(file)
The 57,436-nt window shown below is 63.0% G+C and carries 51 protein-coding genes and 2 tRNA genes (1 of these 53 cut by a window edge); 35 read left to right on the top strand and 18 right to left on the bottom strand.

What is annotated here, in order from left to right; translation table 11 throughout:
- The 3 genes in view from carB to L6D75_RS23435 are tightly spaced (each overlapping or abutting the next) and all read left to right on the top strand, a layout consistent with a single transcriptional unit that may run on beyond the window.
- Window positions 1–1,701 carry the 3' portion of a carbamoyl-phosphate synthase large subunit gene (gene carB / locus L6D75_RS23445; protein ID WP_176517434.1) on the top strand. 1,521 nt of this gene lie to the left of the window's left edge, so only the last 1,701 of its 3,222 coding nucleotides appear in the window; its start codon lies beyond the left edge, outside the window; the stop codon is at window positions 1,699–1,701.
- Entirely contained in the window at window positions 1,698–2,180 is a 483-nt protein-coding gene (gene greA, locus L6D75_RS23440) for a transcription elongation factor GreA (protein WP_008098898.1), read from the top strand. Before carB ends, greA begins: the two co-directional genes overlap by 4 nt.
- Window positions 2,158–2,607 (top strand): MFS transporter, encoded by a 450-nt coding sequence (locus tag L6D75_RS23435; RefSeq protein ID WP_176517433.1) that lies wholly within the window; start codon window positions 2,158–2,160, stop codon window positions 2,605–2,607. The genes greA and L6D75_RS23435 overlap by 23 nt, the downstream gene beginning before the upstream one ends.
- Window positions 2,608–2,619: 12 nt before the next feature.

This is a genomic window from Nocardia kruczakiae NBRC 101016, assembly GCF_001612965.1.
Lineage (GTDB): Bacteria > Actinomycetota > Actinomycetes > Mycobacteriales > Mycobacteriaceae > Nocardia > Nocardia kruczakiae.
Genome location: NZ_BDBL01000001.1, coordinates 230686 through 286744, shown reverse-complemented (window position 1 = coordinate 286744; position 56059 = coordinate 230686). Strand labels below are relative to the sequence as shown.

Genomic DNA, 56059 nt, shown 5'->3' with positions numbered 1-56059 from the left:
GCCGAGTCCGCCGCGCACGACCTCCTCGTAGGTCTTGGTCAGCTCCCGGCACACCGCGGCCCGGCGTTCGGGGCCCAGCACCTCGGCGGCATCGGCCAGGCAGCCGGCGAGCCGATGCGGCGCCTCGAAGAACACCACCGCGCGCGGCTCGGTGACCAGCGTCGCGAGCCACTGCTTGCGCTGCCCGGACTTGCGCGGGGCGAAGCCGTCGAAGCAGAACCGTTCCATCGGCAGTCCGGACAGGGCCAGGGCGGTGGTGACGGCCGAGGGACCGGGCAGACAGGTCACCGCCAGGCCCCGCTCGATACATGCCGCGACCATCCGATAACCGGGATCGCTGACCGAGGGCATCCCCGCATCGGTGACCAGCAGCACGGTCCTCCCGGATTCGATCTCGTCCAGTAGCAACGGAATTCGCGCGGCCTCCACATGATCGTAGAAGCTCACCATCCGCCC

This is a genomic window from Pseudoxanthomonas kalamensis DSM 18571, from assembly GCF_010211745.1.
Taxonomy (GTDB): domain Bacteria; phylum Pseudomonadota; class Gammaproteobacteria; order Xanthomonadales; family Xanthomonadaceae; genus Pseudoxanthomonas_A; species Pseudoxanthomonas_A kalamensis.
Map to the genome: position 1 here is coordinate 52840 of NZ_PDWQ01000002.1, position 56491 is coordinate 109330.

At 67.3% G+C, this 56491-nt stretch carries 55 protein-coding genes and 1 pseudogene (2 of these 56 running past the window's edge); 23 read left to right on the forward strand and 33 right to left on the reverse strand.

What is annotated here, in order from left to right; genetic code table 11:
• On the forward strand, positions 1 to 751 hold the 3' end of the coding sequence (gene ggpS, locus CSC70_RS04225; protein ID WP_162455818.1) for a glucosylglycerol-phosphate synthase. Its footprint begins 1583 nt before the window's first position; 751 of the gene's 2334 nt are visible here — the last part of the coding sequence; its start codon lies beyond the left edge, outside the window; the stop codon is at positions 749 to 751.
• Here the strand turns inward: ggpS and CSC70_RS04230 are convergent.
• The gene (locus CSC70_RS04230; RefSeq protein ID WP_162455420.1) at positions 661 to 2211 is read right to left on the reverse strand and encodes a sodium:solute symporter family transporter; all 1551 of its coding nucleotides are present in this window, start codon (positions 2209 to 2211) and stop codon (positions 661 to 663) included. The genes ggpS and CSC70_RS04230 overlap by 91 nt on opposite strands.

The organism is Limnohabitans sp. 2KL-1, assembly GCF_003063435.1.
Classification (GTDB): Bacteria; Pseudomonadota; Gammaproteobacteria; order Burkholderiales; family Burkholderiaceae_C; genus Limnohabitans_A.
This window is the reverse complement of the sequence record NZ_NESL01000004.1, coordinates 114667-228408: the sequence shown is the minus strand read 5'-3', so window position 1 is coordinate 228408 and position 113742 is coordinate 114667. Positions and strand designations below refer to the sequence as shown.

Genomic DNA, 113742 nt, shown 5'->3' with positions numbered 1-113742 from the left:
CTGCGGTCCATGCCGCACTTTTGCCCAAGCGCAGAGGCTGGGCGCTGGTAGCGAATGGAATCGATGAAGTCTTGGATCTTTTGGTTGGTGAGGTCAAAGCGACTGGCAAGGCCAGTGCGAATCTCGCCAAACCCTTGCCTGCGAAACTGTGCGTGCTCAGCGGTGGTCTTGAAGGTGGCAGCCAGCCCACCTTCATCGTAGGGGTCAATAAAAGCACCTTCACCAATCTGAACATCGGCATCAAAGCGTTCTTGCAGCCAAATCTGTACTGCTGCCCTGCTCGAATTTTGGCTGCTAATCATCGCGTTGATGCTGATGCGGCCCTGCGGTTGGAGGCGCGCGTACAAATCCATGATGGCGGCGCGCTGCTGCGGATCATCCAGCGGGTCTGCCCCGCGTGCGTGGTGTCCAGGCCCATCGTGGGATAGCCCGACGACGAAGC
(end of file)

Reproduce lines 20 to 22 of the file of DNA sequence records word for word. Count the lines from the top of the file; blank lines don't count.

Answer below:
• The gene (locus CSC70_RS04230; RefSeq protein ID WP_162455420.1) at positions 661 to 2211 is read right to left on the reverse strand and encodes a sodium:solute symporter family transporter; all 1551 of its coding nucleotides are present in this window, start codon (positions 2209 to 2211) and stop codon (positions 661 to 663) included. The genes ggpS and CSC70_RS04230 overlap by 91 nt on opposite strands.

The organism is Limnohabitans sp. 2KL-1, assembly GCF_003063435.1.
Classification (GTDB): Bacteria; Pseudomonadota; Gammaproteobacteria; order Burkholderiales; family Burkholderiaceae_C; genus Limnohabitans_A.